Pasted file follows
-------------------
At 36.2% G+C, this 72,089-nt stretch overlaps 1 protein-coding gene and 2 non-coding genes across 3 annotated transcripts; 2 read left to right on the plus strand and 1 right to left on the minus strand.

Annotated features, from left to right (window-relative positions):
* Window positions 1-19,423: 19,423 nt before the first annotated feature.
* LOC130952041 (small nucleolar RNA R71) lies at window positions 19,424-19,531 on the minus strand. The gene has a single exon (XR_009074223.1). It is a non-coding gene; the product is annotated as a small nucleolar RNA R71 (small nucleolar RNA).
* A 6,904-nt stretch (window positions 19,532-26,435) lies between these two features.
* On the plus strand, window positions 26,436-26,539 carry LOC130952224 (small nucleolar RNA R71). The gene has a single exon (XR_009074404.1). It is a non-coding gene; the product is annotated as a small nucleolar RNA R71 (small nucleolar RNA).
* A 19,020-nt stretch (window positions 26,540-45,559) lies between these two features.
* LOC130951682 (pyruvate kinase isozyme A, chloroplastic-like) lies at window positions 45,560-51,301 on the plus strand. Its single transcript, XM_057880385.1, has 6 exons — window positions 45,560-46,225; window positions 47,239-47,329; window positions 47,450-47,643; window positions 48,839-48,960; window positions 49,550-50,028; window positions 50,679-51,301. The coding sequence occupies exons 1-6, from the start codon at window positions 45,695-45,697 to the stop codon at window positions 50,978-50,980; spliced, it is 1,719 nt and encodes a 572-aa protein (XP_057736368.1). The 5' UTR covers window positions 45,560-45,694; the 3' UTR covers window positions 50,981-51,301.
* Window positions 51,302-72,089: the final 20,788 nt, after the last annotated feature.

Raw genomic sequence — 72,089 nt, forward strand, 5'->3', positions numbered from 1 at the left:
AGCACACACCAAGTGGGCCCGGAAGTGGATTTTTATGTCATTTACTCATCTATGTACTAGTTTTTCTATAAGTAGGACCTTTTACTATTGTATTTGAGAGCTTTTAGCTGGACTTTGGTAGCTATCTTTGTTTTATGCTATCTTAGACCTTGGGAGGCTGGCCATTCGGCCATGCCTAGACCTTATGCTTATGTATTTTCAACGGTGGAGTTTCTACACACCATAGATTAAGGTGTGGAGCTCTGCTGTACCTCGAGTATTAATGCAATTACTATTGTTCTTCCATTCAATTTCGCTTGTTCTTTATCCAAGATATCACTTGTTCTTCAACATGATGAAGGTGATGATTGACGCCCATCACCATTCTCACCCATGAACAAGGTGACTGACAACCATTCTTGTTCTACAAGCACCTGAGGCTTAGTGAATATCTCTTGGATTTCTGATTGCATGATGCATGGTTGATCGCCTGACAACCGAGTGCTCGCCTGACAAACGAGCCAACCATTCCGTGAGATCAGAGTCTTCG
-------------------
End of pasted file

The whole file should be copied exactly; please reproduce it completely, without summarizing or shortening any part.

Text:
At 36.2% G+C, this 72,089-nt stretch overlaps 1 protein-coding gene and 2 non-coding genes across 3 annotated transcripts; 2 read left to right on the plus strand and 1 right to left on the minus strand.

Annotated features, from left to right (window-relative positions):
* Window positions 1-19,423: 19,423 nt before the first annotated feature.
* LOC130952041 (small nucleolar RNA R71) lies at window positions 19,424-19,531 on the minus strand. The gene has a single exon (XR_009074223.1). It is a non-coding gene; the product is annotated as a small nucleolar RNA R71 (small nucleolar RNA).
* A 6,904-nt stretch (window positions 19,532-26,435) lies between these two features.
* On the plus strand, window positions 26,436-26,539 carry LOC130952224 (small nucleolar RNA R71). The gene has a single exon (XR_009074404.1). It is a non-coding gene; the product is annotated as a small nucleolar RNA R71 (small nucleolar RNA).
* A 19,020-nt stretch (window positions 26,540-45,559) lies between these two features.
* LOC130951682 (pyruvate kinase isozyme A, chloroplastic-like) lies at window positions 45,560-51,301 on the plus strand. Its single transcript, XM_057880385.1, has 6 exons — window positions 45,560-46,225; window positions 47,239-47,329; window positions 47,450-47,643; window positions 48,839-48,960; window positions 49,550-50,028; window positions 50,679-51,301. The coding sequence occupies exons 1-6, from the start codon at window positions 45,695-45,697 to the stop codon at window positions 50,978-50,980; spliced, it is 1,719 nt and encodes a 572-aa protein (XP_057736368.1). The 5' UTR covers window positions 45,560-45,694; the 3' UTR covers window positions 50,981-51,301.
* Window positions 51,302-72,089: the final 20,788 nt, after the last annotated feature.

Raw genomic sequence — 72,089 nt, forward strand, 5'->3', positions numbered from 1 at the left:
AGCACACACCAAGTGGGCCCGGAAGTGGATTTTTATGTCATTTACTCATCTATGTACTAGTTTTTCTATAAGTAGGACCTTTTACTATTGTATTTGAGAGCTTTTAGCTGGACTTTGGTAGCTATCTTTGTTTTATGCTATCTTAGACCTTGGGAGGCTGGCCATTCGGCCATGCCTAGACCTTATGCTTATGTATTTTCAACGGTGGAGTTTCTACACACCATAGATTAAGGTGTGGAGCTCTGCTGTACCTCGAGTATTAATGCAATTACTATTGTTCTTCCATTCAATTTCGCTTGTTCTTTATCCAAGATATCACTTGTTCTTCAACATGATGAAGGTGATGATTGACGCCCATCACCATTCTCACCCATGAACAAGGTGACTGACAACCATTCTTGTTCTACAAGCACCTGAGGCTTAGTGAATATCTCTTGGATTTCTGATTGCATGATGCATGGTTGATCGCCTGACAACCGAGTGCTCGCCTGACAAACGAGCCAACCATTCCGTGAGATCAGAGTCTTCG